The reason for the extreme makeover is that the Moustaches have identified Remo as the ideal person to be their weapon in a war against whoever they fancy warring against. In an impassioned speech, the middle Moustache explains that “everywhere you look slime is on the loose” and as slime is famously something that is dangerous when on the loose, rather than just sort of oozing slowly where gravity dictates, this is a big deal.

So it is a secret organisation involved in vigilantism, then, which couldn’t be more 80s if it joined Bananarama and stuck a Rubik’s Cube up its arse. There is some suggestion that the Moustaches are government-sponsored and maybe we would have seen more if Remo’s adventure had been allowed to do more than begin, but here all we see are Moustaches and giant computers that gather up all the information in the country and funnel it into the biggest Moustache of all’s little computer, in front of which he sits and huffs and issues the occasional threat. If you have seen the recent television series Person of Interest you will have seen a very similar thing, only with less engaging Fred Ward and more giant plankton Jim Caviezel.

When I speak of moustaches please understand that I really mean high end, top class moustaches. The boss Moustache is played by Wilford Brimley, a man who always appears to be sat in moral decrepitude right up to his neck and perfectly comfortable with that. Wilford, as anyone who has seen him will know, has a moustache among moustaches, an alpha ‘tache and it’s clear from the film that it is this moustache that is the source of his character’s power. The boss has the biggest moustache; his subordinates have smaller moustaches and Remo, at the bottom of the pile, has no moustache at all. His was taken from him in an act so symbolic it could have been shown on screen with flashing lights and a big arrow pointing at his upper lip without any reduction in subtlety. Poor Remo. A man denuded of his bristles is no man at all.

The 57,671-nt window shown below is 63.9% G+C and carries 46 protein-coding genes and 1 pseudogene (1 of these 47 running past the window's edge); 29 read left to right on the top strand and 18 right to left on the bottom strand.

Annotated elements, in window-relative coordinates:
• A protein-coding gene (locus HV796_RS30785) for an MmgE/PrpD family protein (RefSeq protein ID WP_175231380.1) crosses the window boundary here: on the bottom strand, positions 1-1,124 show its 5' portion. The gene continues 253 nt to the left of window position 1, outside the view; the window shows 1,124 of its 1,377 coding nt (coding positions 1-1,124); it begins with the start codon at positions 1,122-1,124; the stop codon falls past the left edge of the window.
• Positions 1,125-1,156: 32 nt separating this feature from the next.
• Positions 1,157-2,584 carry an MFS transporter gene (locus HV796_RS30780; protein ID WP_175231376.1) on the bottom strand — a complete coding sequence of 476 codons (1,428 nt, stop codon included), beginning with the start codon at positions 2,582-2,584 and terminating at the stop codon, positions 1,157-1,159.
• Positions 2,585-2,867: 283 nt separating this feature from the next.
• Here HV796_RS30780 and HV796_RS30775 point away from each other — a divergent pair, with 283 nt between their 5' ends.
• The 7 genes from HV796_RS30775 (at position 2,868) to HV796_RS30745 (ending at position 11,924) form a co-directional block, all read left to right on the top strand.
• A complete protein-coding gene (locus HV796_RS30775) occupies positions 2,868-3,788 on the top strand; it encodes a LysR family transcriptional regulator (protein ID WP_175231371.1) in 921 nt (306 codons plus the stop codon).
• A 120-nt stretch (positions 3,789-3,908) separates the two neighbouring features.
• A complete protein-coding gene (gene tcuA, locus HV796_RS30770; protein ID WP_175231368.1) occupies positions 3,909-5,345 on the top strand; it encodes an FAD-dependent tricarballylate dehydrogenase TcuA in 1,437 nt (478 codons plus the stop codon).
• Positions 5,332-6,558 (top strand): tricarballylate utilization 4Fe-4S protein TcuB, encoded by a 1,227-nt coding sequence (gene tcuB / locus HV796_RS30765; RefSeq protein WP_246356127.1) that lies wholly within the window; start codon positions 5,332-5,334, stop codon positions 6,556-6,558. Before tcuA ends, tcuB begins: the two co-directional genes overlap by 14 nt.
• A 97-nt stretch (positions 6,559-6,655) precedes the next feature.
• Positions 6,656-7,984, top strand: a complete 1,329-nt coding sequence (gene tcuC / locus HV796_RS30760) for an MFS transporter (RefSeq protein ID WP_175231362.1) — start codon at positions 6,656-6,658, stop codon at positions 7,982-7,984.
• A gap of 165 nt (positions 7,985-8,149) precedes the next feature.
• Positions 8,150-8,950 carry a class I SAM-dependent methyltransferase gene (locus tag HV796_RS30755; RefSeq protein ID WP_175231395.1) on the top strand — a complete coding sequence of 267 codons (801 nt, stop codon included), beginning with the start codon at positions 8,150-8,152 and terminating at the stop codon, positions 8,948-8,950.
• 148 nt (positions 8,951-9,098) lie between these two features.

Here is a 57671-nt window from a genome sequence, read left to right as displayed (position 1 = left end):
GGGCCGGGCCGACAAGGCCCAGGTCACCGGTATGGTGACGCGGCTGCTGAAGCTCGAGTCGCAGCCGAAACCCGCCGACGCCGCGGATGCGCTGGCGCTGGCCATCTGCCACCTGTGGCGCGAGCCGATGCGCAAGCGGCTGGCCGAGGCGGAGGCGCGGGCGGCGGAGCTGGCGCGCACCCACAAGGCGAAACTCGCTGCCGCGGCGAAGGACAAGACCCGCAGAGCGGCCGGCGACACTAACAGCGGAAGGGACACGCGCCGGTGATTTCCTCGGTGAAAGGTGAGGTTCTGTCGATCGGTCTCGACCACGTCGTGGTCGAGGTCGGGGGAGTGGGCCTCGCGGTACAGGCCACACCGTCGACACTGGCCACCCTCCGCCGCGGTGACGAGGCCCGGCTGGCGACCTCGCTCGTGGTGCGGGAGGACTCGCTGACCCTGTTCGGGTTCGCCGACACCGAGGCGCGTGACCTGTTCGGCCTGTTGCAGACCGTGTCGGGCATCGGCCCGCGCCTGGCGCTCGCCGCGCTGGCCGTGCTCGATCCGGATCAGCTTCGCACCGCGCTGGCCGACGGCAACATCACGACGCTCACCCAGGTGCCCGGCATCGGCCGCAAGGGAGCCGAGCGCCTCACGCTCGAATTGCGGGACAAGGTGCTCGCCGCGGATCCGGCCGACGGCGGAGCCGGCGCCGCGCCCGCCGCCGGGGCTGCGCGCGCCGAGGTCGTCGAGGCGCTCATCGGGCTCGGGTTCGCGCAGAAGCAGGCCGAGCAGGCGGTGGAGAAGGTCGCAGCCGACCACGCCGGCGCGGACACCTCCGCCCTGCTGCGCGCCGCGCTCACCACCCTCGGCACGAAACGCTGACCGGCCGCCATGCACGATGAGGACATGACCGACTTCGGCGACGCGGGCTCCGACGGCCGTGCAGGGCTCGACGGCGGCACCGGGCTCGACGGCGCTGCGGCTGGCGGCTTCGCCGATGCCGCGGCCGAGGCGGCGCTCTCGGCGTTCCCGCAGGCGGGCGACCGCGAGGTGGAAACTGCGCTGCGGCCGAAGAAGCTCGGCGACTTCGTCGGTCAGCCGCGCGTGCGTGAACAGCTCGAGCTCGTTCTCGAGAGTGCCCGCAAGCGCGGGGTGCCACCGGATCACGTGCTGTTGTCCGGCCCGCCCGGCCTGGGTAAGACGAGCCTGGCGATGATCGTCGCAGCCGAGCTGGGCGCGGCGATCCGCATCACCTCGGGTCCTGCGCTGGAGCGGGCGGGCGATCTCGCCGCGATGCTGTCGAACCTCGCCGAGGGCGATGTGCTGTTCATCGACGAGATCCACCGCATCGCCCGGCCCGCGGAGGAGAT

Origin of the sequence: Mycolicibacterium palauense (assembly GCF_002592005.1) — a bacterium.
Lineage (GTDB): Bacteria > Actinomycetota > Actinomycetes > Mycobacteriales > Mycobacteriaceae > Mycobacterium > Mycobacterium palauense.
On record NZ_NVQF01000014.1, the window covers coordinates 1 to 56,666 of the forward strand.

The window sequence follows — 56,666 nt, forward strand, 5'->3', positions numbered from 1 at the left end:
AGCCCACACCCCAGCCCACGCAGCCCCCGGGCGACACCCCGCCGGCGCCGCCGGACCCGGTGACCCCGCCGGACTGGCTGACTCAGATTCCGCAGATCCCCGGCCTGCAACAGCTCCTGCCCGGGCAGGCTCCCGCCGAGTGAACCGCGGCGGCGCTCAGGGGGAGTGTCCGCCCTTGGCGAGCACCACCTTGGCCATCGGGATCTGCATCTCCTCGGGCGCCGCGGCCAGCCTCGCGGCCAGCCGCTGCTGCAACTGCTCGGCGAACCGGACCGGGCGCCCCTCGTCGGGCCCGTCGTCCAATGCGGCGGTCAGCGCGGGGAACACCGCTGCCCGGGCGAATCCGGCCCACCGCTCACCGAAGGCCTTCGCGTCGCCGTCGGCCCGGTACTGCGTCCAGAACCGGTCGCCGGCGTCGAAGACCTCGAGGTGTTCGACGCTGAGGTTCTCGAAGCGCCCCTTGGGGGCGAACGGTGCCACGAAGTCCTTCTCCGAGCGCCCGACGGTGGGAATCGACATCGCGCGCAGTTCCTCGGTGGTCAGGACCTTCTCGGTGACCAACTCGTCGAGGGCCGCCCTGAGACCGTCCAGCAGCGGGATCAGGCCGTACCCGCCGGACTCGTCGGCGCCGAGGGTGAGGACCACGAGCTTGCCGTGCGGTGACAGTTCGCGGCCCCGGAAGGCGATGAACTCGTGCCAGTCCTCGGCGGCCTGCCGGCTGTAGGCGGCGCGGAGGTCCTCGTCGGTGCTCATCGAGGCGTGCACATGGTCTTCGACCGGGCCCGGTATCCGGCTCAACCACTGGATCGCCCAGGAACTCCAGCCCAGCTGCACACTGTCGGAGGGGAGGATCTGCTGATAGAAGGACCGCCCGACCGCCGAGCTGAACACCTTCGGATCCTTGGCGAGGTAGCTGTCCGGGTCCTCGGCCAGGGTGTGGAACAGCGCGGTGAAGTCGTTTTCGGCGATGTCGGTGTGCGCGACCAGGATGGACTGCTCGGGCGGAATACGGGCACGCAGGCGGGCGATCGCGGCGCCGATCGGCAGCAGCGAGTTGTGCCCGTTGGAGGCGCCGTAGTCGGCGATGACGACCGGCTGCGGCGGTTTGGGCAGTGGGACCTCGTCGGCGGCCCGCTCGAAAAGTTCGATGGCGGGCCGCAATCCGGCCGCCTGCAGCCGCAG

The third member of the Moustaches is the most troublesome. How might a man like Remo, a man of no particular skill who has for no reason at all been pulled out of his life and given a new identity as a vigilante killer, acquire the tools to be both unarmed and dangerous? The only sensible way is to place him under the tutelage of a wise old man from the East, a man steeped in the traditions of martial arts and seeming to know much more than anyone else by virtue of being very old,  very still and Asian. It is also helpful that he can dodge bullets. As a twist, this wise old Asian is a very proud Korean rather than Japanese or Chinese. As an even bigger twist, and one for which there can be no reasonable excuse, this proud Korean is played by Joel Grey, a white man, in heavy and obvious make-up.


The Blu-ray features an interview with the make-up artist, who explains that he saw a Korean man at the local petrol station and paid him a hundred dollars to come to his house and take a mask of his face. So there you go. Rather than employ a Korean actor, and they apparently auditioned a few, they painted a white man to look Korean using a man from a petrol station as a template.

The film is a bit racist then – the fate of the sole black member of the Moustaches probably doesn’t need telling – and also a bit sexist. As the plot grinds into gear – and it is as tossed off and empty a plot as it is possible to get, involving a corrupt arms dealer who is dealing in arms corruptly – a woman, pretty much the only one in the film, appears. She is an Army Major who is nosing around the corrupt arms dealer because she knows something’s up. When she meets Remo she becomes a lust-driven helpless smiling fool and keeps that going right to the end. It’s a bit of a shame as the film has a nice, gentle feel to it. It’s like a well-meaning Uncle who has a few unfortunate views on immigrants.